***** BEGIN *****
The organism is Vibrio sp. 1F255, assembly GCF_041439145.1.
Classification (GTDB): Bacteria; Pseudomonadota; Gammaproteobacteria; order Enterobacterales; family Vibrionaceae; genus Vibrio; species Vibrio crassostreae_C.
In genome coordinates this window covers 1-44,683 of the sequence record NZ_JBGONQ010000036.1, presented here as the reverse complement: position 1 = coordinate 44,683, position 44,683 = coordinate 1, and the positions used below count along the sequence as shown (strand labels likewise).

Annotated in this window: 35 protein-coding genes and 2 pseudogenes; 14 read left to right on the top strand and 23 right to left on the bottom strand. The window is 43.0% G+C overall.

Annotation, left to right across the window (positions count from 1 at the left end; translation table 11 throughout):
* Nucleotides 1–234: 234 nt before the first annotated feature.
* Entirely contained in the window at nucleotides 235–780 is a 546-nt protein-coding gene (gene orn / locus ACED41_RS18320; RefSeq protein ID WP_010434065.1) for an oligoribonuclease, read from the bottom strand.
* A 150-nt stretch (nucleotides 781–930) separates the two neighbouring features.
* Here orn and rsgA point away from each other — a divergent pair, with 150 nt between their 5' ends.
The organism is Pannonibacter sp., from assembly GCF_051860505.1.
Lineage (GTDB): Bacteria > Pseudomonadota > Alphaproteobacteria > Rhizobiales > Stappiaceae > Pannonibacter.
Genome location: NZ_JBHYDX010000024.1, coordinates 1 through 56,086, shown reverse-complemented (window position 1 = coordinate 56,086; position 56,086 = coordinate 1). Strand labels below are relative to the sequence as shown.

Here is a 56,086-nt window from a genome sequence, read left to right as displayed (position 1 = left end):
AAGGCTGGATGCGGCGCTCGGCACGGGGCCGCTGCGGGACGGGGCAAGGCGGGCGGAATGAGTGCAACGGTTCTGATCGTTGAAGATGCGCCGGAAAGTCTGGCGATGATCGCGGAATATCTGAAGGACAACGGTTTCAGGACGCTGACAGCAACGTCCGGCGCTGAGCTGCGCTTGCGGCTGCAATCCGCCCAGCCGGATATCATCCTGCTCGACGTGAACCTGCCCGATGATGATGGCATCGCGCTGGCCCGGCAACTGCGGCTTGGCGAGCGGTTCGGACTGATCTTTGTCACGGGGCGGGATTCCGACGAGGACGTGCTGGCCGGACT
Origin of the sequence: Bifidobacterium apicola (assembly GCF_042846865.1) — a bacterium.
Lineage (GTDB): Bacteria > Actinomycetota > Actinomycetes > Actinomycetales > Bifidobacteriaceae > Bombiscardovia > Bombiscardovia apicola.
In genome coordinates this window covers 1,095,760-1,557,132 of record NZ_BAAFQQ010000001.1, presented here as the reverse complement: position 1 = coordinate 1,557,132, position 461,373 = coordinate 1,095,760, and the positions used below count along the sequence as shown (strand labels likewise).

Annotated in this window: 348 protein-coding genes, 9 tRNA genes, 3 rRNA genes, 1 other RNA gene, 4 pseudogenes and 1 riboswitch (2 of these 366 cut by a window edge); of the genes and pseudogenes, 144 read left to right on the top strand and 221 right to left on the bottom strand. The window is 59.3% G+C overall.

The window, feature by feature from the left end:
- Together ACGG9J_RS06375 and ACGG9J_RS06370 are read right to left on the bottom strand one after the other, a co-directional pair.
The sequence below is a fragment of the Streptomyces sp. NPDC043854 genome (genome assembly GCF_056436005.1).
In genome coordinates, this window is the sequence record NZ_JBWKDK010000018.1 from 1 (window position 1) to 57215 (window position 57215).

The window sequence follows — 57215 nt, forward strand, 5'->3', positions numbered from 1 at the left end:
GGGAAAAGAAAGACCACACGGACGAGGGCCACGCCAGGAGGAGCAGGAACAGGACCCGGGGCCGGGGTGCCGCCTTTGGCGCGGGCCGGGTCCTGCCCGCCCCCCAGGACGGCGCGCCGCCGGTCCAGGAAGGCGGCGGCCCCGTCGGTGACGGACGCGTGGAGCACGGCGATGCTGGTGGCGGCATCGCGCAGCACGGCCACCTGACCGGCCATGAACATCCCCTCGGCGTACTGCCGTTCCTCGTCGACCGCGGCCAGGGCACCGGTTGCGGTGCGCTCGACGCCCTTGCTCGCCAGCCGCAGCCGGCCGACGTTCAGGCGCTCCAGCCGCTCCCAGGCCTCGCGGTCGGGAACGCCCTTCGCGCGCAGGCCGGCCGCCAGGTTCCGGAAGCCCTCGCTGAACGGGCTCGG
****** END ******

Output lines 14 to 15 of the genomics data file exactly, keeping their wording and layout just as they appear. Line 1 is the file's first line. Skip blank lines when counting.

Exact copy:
AAGGCTGGATGCGGCGCTCGGCACGGGGCCGCTGCGGGACGGGGCAAGGCGGGCGGAATGAGTGCAACGGTTCTGATCGTTGAAGATGCGCCGGAAAGTCTGGCGATGATCGCGGAATATCTGAAGGACAACGGTTTCAGGACGCTGACAGCAACGTCCGGCGCTGAGCTGCGCTTGCGGCTGCAATCCGCCCAGCCGGATATCATCCTGCTCGACGTGAACCTGCCCGATGATGATGGCATCGCGCTGGCCCGGCAACTGCGGCTTGGCGAGCGGTTCGGACTGATCTTTGTCACGGGGCGGGATTCCGACGAGGACGTGCTGGCCGGACT
Origin of the sequence: Bifidobacterium apicola (assembly GCF_042846865.1) — a bacterium.